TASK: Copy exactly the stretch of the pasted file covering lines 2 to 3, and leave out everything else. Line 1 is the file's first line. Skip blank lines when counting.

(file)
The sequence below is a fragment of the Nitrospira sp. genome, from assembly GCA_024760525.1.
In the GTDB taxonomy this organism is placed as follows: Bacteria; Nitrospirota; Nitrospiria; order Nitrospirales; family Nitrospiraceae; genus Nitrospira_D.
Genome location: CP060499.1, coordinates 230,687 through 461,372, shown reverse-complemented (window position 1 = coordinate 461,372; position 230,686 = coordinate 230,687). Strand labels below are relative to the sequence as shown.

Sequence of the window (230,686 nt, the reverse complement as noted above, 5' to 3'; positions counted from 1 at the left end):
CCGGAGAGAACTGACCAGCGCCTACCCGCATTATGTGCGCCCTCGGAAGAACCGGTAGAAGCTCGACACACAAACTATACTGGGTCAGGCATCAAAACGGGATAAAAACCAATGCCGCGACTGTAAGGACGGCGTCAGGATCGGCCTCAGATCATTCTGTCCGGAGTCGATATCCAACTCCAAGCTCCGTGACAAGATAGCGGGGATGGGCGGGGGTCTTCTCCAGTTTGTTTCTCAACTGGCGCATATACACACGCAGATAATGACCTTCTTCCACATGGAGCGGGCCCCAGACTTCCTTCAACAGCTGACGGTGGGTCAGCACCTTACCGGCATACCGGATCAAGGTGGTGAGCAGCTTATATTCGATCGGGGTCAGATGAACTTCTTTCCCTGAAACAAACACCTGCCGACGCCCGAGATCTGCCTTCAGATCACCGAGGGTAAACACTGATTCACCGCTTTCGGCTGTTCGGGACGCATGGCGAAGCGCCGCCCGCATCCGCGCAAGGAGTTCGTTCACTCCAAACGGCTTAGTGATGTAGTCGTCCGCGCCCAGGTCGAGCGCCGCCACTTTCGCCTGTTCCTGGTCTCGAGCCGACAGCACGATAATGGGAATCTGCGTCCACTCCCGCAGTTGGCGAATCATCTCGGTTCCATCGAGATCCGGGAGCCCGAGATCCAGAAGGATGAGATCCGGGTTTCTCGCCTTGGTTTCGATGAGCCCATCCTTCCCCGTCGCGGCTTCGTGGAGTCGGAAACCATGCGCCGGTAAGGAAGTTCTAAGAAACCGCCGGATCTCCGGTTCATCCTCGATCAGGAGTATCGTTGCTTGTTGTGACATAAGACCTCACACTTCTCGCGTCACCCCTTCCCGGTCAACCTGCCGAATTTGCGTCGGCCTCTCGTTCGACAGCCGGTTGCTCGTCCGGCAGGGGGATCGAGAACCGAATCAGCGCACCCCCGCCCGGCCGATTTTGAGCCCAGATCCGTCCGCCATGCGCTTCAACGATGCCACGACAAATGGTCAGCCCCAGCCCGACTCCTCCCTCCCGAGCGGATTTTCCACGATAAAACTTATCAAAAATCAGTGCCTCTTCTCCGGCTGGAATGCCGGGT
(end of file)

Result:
In the GTDB taxonomy this organism is placed as follows: Bacteria; Nitrospirota; Nitrospiria; order Nitrospirales; family Nitrospiraceae; genus Nitrospira_D.
Genome location: CP060499.1, coordinates 230,687 through 461,372, shown reverse-complemented (window position 1 = coordinate 461,372; position 230,686 = coordinate 230,687). Strand labels below are relative to the sequence as shown.